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Bali Arts


Some travelers visit Bali simply to buy paintings. They hop off the plane, catch a taxi to Ubud, acquaint themselves with the going prices, and then begin the buying spree.

Balinese paintings are known for their vibrant colors, iconography, stylized figures and ornate backgrounds, and are almost certainly derived from the Wayang Kulit or shadow puppet theatre. The similarities between the colorful, stylized puppets and the figures depicted in many paintings, illustrate the connection. Of course, the influx of Majapahit Hindus also had an impact on painting styles, not to mention Western artists.

Earliest paintings

The earliest paintings, known as the Kamasan style are traced to the 17th century kingdom of Klungkung, where Wayang Kulit figures were incorporated into paintings. Initially, the pictures adorned temples, later becoming decorations for the home. The figures are typically shown frontal, a three quarter view of the face rather than a profile as with the puppets. The artists used natural pigments on bark paper, wooden boards, or on woven, unbleached cloth. Themes are mainly derived from the Hindu epics, the Ramayana and Mahabharata.

Twentieth Century

In the early 20th century, no rajas to commission works, many painters laid their brushes to rest. Between the World Wars, a couple of Western artists who'd heard about a haven of artisans, moved to Ubud. The German, Walter Spies, and the Dutch artist, Rudolf Bonnet, established studios in Ubud, encouraging the locals to ignore set formulas, and themselves toying the traditional Balinese methods. The artists used Western style materials, the themes were often free of Religious symbolism, focusing on daily scenes. Colors were restrained, even monochrome, the figures comparatively realistic, although light and shade were largely ignored.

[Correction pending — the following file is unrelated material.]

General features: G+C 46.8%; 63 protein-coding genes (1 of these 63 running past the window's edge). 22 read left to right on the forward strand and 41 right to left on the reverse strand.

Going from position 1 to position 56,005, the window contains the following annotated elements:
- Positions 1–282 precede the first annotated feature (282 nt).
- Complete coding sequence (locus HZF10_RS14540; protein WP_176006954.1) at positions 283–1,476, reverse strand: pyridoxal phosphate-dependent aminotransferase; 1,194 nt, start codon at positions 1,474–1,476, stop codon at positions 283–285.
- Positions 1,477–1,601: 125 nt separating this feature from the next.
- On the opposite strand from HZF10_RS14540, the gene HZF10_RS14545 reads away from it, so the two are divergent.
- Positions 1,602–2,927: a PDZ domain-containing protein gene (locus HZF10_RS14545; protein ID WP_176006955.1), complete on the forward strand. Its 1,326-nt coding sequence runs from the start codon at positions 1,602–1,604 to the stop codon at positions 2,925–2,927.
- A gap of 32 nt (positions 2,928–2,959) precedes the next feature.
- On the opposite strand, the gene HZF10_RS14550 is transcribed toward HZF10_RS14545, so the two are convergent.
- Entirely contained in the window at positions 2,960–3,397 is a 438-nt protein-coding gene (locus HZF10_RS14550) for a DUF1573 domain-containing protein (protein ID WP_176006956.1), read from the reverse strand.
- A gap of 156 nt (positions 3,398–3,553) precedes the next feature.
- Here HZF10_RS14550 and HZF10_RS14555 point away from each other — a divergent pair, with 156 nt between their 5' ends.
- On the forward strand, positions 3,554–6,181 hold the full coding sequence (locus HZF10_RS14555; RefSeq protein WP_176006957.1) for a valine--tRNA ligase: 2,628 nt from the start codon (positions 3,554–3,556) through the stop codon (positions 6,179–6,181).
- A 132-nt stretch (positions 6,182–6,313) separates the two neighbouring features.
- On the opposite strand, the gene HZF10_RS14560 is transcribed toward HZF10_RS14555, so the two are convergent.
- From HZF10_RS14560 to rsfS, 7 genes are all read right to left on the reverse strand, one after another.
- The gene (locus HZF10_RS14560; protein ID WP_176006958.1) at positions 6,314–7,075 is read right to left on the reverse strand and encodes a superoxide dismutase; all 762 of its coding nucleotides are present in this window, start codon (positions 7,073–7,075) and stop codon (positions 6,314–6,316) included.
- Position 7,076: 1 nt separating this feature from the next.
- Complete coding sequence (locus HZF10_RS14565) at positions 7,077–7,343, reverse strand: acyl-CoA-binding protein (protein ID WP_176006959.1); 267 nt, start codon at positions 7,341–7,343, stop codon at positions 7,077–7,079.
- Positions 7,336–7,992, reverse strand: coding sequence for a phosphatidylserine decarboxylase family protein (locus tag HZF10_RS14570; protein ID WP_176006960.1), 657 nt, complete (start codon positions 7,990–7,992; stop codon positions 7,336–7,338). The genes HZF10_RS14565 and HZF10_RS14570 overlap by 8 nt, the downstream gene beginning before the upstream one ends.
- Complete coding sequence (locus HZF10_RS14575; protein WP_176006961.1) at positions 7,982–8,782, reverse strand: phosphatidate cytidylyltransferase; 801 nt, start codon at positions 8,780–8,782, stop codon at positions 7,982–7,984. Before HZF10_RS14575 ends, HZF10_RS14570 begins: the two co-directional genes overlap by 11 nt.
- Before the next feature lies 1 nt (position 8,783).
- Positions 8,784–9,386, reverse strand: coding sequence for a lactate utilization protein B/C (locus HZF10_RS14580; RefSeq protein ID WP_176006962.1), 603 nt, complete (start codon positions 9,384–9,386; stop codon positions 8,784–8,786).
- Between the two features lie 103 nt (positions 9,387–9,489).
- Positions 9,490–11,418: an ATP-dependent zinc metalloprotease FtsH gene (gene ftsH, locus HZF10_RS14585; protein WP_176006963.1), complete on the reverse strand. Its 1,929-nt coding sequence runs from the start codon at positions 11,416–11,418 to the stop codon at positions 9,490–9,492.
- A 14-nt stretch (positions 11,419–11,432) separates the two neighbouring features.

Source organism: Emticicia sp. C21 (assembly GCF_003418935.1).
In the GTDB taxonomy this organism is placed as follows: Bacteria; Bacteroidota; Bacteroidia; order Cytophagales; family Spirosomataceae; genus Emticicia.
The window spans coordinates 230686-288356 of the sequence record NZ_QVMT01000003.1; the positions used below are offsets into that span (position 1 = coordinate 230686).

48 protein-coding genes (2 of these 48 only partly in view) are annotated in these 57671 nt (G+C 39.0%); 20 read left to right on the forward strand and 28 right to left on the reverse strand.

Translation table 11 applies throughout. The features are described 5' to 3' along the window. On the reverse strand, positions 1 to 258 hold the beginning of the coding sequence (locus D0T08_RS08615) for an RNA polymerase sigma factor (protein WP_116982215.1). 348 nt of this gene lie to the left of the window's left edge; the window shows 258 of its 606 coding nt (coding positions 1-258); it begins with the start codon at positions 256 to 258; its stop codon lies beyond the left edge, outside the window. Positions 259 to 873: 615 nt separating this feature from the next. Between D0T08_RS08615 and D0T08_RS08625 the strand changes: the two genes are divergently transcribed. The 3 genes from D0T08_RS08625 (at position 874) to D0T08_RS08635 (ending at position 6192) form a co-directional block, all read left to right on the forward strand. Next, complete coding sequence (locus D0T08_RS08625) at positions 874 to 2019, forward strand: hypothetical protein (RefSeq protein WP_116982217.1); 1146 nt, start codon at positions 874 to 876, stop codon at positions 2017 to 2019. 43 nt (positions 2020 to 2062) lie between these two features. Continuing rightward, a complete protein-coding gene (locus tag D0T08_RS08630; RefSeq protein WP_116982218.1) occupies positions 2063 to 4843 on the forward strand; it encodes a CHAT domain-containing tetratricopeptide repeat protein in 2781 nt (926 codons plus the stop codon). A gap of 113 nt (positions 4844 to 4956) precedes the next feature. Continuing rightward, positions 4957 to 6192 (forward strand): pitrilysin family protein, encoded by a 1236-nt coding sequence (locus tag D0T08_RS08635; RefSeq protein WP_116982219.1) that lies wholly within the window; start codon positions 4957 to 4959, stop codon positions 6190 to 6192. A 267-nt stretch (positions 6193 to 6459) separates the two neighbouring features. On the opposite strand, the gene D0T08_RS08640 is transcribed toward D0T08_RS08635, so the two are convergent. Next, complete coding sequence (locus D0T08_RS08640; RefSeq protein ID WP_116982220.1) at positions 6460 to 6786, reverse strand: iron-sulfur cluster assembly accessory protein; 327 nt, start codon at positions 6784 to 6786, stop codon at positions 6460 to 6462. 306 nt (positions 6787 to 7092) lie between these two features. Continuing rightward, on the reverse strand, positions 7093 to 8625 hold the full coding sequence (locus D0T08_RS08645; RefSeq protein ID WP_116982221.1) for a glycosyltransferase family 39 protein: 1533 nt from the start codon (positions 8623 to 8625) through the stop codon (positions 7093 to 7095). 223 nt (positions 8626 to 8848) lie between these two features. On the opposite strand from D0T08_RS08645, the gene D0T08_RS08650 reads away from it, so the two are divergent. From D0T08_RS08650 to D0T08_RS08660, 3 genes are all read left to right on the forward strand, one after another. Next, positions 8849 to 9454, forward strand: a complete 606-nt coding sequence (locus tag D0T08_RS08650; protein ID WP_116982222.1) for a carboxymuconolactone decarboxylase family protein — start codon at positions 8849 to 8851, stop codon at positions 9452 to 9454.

A new generation of Balinese painters was born Made Griya, I Gusti Nyoman Lempad and Ida Bagus Anom. In 1936, Spies, Bonnet and several indigenous painters founded an association called Pita Maha devoted to the development of the arts in Ubud, but it disintegrated with the outbreak of the Second World War.

In Batuan, at this time, artists were creating their own styles, some influenced by the Pita Maha. Batuan paintings featured fine lines, painstaking detail filling the entire canvas, and sombre greens and maroons. Themes included fables, legends, the supernatural and later, tourism. I Made Budi, is especially famous for his witty interpretations of tourism, as well as political events.

From the 1950s to the Present

In the 1950s, in Penestanan, a new style emerged influenced by the Dutch painter, Arie Smit, the Australian Donald Friend. Characterized by strong primary colors and simple, bold lines, the paintings demonstrated a child like joy of reality. The paintings sometimes referred to as the naive or young artists style, are extremely popular among tourists, and despite their relatively simple and quick creation, demand the same prices as more complex and technically superior paintings.